The ads are only 'scandalous' because guys are being (mildly) depicted as erotic objects of heterosexual desire. And this just doesn't happen. Even when there's male (frontal) nudity in movies, it's typically either goofy or is not eroticized. Women as sexual objects, as seen as serving a sexual function for men (being sexually desirable rather than having sexual desire) have functioned in a particular way in western patriarchy, along with wife/mother, to produce female ideals whose value relies on seeing women in terms of how they function for men's benefit. This is the very definition of objectification--defining (a person) in terms of how you already see them to be, in how they're useful for you, rather than seeing them on their own terms. Men are really only able to objectify women in this way because such narrow and all-defining judgment is never returned to them; they are rarely, if ever, made the objects of female-centered desire. It's awfully hard to objectify someone when you recognize they have their own desire -- and that you might not be up to their standard.

I'm getting a bit off track, and I'll continue to blog about that in the future, but getting back to the anxious guy... his comments are screaming male privilege. The fact that these images bother him so much can be attributed to him rarely having to be faced with the eroticization of his own body, even in the mild Abercrombie images of guys in jeans showing a little buttcrack. What's fascinating is that he is so bothered by it. I'd like to say that he's finally getting a small taste of what women go through, but that's not even close to the truth: he has the luxury of being able to avoid dealing with the images by walking out of the store. These kinds of images (and so much more) are simply unavoidable for women--we can never just walk away, because they're there whenever we turn around.

Another fascinating thing about his comment was his analogy of these images to Playboy images. On an obvious level, he's so wrong, because, um, come on, they're nowhere near close: they're not the same degree of nudity, not the same degree of sexualization (there's little about the Abercrombie poses that are seductive or vulnerable), and not the same intent. On another level, they are similar, because sexualized women's bodies are so commonplace these days, that we wouldn't even blink an eye if we were to replace the guy in the Abercrombie ad with a woman. We probably wouldn't even think it was racy, or even that sexual. So his analogy, in a way, speaks very much to the ubiquitous sexualized female body and the rarely eroticized male body.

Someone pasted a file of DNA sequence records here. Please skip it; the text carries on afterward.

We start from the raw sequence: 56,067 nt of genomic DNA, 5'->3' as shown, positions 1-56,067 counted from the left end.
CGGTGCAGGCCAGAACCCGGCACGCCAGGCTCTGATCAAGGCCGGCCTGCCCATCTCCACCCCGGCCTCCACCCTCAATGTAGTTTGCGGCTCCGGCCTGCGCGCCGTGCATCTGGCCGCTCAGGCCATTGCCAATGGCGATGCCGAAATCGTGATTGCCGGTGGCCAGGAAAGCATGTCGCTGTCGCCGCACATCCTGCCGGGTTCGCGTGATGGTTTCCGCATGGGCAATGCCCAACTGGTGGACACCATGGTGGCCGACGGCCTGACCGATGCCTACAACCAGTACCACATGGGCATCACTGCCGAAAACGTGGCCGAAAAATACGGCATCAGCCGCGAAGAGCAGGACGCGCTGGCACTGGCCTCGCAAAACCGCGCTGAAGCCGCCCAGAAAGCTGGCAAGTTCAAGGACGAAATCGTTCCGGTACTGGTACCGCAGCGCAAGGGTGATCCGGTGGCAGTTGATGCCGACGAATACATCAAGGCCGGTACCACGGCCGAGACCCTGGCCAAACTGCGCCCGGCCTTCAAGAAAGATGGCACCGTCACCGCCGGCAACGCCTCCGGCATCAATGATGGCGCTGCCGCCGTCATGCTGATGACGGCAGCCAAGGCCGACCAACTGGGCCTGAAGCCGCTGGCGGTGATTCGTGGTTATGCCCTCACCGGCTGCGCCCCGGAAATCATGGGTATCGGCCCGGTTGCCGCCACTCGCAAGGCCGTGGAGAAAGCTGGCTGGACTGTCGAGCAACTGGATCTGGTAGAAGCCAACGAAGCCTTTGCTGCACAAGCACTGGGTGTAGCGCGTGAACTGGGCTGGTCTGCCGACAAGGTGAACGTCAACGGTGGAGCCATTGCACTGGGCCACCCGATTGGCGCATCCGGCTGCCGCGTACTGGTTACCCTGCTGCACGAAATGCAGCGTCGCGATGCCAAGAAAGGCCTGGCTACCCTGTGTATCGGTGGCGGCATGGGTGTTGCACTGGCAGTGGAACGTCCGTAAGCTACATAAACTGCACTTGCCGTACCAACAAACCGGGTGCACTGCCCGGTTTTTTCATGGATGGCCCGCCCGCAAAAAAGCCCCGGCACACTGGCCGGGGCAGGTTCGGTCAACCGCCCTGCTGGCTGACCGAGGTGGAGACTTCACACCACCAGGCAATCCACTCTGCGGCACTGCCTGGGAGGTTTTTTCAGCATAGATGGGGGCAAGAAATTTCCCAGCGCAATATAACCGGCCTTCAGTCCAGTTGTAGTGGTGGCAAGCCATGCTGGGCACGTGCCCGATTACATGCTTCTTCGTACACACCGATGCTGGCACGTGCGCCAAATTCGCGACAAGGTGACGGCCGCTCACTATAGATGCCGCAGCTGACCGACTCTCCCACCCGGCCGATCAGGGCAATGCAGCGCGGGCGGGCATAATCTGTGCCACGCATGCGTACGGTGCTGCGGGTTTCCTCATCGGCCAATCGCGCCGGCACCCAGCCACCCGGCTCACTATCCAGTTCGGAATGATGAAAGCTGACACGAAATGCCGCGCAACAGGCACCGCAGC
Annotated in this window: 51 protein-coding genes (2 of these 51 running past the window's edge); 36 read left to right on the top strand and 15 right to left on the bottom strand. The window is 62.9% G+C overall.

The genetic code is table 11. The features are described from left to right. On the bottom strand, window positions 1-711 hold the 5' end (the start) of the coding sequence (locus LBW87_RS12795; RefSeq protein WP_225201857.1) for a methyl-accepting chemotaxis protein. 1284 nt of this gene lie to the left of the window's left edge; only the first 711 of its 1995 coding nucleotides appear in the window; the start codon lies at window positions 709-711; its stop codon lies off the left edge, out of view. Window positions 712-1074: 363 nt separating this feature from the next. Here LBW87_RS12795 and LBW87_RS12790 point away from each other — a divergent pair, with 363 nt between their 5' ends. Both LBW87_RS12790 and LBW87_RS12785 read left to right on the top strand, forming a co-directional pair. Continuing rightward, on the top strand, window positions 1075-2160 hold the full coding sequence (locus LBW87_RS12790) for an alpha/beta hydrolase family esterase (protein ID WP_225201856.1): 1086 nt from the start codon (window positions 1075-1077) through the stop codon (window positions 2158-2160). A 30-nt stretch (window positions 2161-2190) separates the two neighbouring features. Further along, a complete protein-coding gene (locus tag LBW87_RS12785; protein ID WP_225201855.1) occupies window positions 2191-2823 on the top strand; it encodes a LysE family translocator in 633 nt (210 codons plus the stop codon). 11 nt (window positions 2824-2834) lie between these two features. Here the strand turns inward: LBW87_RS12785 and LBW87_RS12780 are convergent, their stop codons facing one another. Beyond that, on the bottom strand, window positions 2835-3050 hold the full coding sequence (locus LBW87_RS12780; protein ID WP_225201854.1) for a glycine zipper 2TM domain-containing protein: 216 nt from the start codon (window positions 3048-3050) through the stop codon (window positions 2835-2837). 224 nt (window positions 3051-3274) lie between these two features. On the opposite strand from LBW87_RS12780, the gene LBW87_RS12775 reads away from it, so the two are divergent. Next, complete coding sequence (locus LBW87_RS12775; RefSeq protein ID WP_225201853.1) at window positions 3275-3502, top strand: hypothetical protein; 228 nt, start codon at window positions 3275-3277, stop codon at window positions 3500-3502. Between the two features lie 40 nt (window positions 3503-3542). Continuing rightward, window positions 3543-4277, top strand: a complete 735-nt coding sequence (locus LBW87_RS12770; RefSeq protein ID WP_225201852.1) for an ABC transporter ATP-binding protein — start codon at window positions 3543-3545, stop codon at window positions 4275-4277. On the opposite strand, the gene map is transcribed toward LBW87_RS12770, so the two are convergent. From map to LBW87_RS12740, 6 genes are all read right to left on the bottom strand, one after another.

Finally, what I'm also quite interested in regarding this video news story, is that the campaign included images of girls, depicted in much the same way as the guys are...yet he never mentioned being bothered by the "obscenity" of those! When we take this reaction, and think about the male anxiety around male nudity in general, and especially gay male sexuality (but, of course, not lesbian sexuality), it it very clear that, in popular culture,
sexuality becomes "obscene" when it does not reinforce heteronormative masculinity. Images are only seen as improperly sexualized when it's the male body on display for a (presumed) het-female audience.

(Cross-posted to
Smart Like Me.)

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Because giving is fundamental

By Creature

My girlfriend, Dina, and her good friend, Tarona, have hit the road to donate their time and their energy to worthy causes from Georgia, to New Orleans, to Utah and beyond. You can follow their progress at Donation Nation. Feel free to drop an encouraging word and feel free to pass the word as well.

(Cross-posted at State of the Day.)

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Focus on the cradle

By Carl

It seems silly to think that, in this time of minor turbulence here in America, as two perfectly qualified people duke it out for the chance to run against another perfectly qualified man for the most powerful office in the nation, if no longer the world, we forget there's a far larger and more complex world out there.

Case in point:
Zimbabwe. In what could be a preview of our own November, Zimbabwe's recent election results indicated that a thuggish regime, that of President Robert Mugabe's Zanu-PF party, lost its hold on parliament to the Movement for a Democratic Change.

Mugabe would not be much of a thug if he just accepted those results and turned the reins of power over (which is where comparisons to America pop up, by the way). Further, preliminary results seem to indicate, altho there is no official word, that Mugabe himself has been voted out of the office of president.

A recount was called for, in due course, if only for appearances sake, the electoral commission agreed to do so. So far, 190-odd elections have been officially recounted and 190-odd results remain unchanged.

Now, if this was just a simple election dispute, no problem, right? After all, in the grand scheme of things, Zimbabwe is another landlocked country, borderded by South Africa (which to its credit has taken the lead in beating the drum for international attention), Boswana, Mozambique, and Zambia.